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THE LIBRARY

OF

THE UNIVERSITY

OF CALIFORNIA

LOS ANGELES




BEFORE THE GREAT PILLAGE



BY THE SAME AUTHOR.



ARCADY : for Better, for Worse, By the Rev.

Uootor Ji.s-soi'P. Fourlli Edition. Crown Svo, liiiJi)
cloth, silic sewn, 3s. 6d.



THE COMING OF THE FRIARS, and other

Medieval Sketches. IJy tlic Kcv. Doctoi Jkskoci". Sixth
lidition. Crown Svo, limp cloth, silk sewn. 3s. del.



RANDOM ROAMING, and other Papers. With
I'urtrait. liy the Kcv. Doctor JessOPP. Second and
Cheaper Edition. Crown Svo, limp cloth, sill; sewn, 3s. 6d.

STUDIES BY A RECLUSE: In Cloister,

Town, and Country. iJy tlie Kev. Doctor Jlissopp.
Second Edition. Crown Svo, limp cloth, silk sewn, 3s. 6d.

THE TRIALS OF A COUNTRY PARSON :

Some l-'uf^itive Papers. liy the Kev. Doctnr jKssopp.
Third Edition. Crown Svo, limp cloth, silk sewn, '3s. Cxi.



FRIVOLA. By the Rev. Doctor Jessopp, Crown

hvo, ciolh, 3s. 6(1.



T. FISHER UWVIX, P.\TEKXOSTER SQU.\RE, EC.



Before the Great Pillage



iUBHb i>tt)et a^iscellantcs



BY

AUGUSTUS JESSOPP, D.D.,

RECTOR OF SCARXIXG

Honorary Fellow of St. John's College, Cambridge
Honorary Fellow of Worcester College, Oxford
Honorary Canon in the Cathedral of Xorwieh



SECOND IMPRESSION



XonOon
T. FISHER UNVVIN

I'ATEKNOSTER SQUARE
1901



[All rights reserved.)



DA

176



CONTENTS



I

PAGE

PARISH LIFE IN ENGLAND BEFORE THE GREAT

PILLAGE (Part I.). , . , .3



PARISH LIFE IN ENGLAND BEFORE THE GREAT

PILLAGE (Part II.) . . . -35

II

THE PARISH PRIEST IN ENGLAND BEFORE THE

REFORMATION . . . . '75

III

"robbing god" . . . . .123

IV

THE CRY OF THE VILLAGES .... 147

V






0000 crfi



vi CONTENTS



V

THE BAPTISM OF CLOVIS

VI

DAVID AND JONATHAN



ADAM AND EVE



cu cu !



VII



VIII



• «



IX



MOLES . . t



« «



• «



• *



PAGB

. '83







• •



221



231



239



249



PREFACE



T ^ THEN, some twenty years ago, the country
' ^ living which I now hold was offered me by
the kind friend to whom the patronage belonged, I
accepted it with little hesitation, and I did so with
my eyes open and not without counting the cost.
I knew that in joining the ranks of the country
clergy I was burning my ships and that there was
no professional future before me.

1 have never regretted my decision. I have
found an abiding joy and pride in doing my best
for my people and studying them and their ways in
the present, while trying to learn something about
their forefathers and their ways in the past.



viii PREFACE

In my first volume — entitled Arcadyy for better
for ivorse — I gave the world the result of my
observations upon men and things as I found
them. I believe it was and is a faithful picture ;
but there was nothing retrospective in it reaching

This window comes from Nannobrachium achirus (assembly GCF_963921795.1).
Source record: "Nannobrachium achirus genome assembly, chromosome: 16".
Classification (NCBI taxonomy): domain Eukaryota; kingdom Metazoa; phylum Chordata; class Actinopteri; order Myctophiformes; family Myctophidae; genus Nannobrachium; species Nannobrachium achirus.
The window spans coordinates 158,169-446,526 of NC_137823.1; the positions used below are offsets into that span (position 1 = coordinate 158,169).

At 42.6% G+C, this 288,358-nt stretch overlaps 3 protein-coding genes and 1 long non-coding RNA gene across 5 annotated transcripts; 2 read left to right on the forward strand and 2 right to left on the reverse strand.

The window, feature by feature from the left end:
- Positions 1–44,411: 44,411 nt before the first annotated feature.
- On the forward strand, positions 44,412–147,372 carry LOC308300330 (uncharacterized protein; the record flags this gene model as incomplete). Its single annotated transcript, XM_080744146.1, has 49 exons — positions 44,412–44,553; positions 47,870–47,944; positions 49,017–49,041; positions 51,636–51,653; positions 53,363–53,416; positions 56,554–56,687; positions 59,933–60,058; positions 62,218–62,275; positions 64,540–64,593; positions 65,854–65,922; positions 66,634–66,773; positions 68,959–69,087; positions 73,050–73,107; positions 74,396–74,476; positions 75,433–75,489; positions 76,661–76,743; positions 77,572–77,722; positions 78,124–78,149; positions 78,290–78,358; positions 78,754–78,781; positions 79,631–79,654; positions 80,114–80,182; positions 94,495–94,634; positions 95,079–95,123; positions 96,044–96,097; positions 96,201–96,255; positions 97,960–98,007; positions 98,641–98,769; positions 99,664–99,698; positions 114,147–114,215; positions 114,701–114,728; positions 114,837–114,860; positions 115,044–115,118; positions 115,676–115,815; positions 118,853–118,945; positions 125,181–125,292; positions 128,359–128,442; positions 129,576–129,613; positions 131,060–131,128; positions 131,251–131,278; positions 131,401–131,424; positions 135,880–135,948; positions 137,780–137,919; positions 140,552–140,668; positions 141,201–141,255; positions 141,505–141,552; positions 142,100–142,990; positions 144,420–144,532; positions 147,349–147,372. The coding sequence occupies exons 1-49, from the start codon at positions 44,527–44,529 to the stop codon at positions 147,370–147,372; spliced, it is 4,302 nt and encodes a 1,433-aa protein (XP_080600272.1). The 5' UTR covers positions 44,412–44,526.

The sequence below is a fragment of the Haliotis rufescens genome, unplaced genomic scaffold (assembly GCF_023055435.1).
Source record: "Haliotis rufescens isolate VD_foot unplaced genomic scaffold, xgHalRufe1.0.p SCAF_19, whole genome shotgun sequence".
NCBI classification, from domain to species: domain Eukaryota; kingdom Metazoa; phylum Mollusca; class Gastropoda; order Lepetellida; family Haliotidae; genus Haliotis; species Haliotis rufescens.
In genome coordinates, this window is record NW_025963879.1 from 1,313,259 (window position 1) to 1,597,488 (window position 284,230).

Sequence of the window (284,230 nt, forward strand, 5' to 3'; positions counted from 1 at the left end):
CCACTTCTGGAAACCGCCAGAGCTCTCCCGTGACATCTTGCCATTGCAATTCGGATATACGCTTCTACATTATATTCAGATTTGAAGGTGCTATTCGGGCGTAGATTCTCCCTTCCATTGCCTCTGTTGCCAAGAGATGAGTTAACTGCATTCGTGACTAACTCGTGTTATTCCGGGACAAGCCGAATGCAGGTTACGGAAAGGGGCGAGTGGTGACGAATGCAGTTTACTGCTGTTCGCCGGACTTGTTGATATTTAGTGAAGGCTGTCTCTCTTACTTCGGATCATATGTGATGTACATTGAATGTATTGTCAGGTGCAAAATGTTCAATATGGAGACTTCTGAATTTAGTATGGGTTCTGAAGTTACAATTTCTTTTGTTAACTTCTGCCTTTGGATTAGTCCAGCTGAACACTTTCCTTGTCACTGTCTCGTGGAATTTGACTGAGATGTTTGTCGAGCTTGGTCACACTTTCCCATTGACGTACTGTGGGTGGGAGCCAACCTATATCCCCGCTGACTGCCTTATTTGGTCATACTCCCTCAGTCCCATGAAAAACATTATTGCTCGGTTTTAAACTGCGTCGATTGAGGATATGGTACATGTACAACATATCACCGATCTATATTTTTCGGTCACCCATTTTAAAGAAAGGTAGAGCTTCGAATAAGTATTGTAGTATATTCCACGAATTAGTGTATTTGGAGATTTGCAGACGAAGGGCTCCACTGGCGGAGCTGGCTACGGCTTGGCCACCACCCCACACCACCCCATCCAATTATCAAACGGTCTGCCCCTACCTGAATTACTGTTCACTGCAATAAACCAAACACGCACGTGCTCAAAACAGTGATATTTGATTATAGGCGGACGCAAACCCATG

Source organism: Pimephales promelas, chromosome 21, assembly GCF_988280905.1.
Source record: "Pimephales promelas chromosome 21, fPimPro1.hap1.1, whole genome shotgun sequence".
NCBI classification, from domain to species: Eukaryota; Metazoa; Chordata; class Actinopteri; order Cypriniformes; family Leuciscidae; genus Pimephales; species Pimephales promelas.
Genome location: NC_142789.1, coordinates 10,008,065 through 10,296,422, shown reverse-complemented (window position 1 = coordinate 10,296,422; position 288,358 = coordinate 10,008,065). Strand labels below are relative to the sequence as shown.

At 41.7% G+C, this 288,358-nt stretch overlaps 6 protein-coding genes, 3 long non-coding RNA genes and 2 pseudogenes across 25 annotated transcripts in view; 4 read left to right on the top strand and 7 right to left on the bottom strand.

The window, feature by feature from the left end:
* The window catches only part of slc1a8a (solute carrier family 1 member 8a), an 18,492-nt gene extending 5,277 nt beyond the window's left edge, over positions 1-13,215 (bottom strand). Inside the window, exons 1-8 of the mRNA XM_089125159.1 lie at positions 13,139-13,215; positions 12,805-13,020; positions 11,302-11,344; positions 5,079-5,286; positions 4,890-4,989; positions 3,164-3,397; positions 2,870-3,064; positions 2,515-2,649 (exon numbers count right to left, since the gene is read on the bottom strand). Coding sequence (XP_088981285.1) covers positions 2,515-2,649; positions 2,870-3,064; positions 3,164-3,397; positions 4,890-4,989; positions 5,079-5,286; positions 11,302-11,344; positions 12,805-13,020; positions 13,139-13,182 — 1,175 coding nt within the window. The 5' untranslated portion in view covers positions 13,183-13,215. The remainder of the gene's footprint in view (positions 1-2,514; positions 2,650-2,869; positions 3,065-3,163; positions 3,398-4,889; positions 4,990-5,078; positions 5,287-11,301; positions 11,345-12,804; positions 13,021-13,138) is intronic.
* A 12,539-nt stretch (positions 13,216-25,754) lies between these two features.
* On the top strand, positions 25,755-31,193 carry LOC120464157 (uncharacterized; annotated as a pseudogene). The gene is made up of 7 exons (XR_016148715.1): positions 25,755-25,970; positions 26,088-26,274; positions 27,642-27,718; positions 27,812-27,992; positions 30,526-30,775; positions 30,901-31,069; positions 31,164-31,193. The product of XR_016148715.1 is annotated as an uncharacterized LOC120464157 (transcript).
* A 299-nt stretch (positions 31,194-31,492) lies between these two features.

further back than the first half of the eighteenth
century.

It so happened, however, that certain antiquarian
tastes, which were born with me, led me into
researches here and there which appeared to me
to throw some new light upon mediaeval history.

The discovery of the immense body of direct
evidence which the Manor Court Rolls afford
regarding the incidence of the great plague of 1349 ;
the study of the Rougham charters, which yielded
such a minute insight into the life of a village
community in the thirteenth century ; and the
extraordinary find of a prosperous country parson's
annual audit for the year ending Michaelmas, 1306,^
were instances of the fact that even in History there

• The first two of these papers are printed in my Coming of
the Friars; the third in Random Roamings.



PREFACE ix

are still many discoveries to be made, and also that
some men are curiously fortunate in their finds.

The essays in the present volume on Parish Life,
as distinct from village life, and on the Parish
Priest, as distinct from the country parson, are
in great measure supplementary to or elucidatory
of the earlier papers referred to. If it were at all
probable that a re-arrangement of my writings
should be undertaken, I should like to see these
five or six papers on Mediaeval Parish history
published in a volume by themselves, so only that
I were permitted to add two more contributions
on the same lines of research, supplementary to
these earlier ones.

To some readers the attempt to deal with the
Baptism of Clovis may appear out of place in
a volume so English as this is. Nevertheless, I
am sure that there are others who will readily
understand why this essay should be found in
such company. P'or the student of English Origins
when confronted by the thick darkness, say, of the
fifth century, often finds himself mastered by a



X PREFACE

kind of passionate impatience to break away from it
and to get into the light again — anyhow — anywhere.
"I can find nothing," he says to himself, "about
what was passing here when the Roman legions
deserted our island ; let me follow if I can for a
while, the movements of those fierce barbarian hosts,
never at rest, a day's sail from our own coast line ! "
And so the historic instinct leads him to widen
his purview, and mental refreshment comes which
brings with it clearer vision and a profounder
appreciation of the unity of history.

As to the other trifles in the book, they must
apologise for themselves.



PARISH LIFE IN ENGLAND BEFORE
THE GREAT PILLAGE



PARISH LIFE IN ENGLAND
BEFORE THE GREAT PILLAGE



I



WHEN the results of the Great Inquest,
commonly known as the Domesday Book,
were handed in to William the Conqueror in 1086,
this island had in the thousand years preceding that
great event suffered three conquests. That is, the
land and the people inhabiting it had been passed
over to the sway and dominion of three successive
masters.

The first conquest was that by the Romans, who
held the whole island from the Firth of Forth to the
Channel. Their rule lasted, roughly speaking, for
four centuries, and they abandoned the province of
Britain at the beginning of the fifth century of our
era, leaving the luckless people to take care of them-
selves.

The second conquest was that effected by the



4 PARISH LIFE IN ENGLAND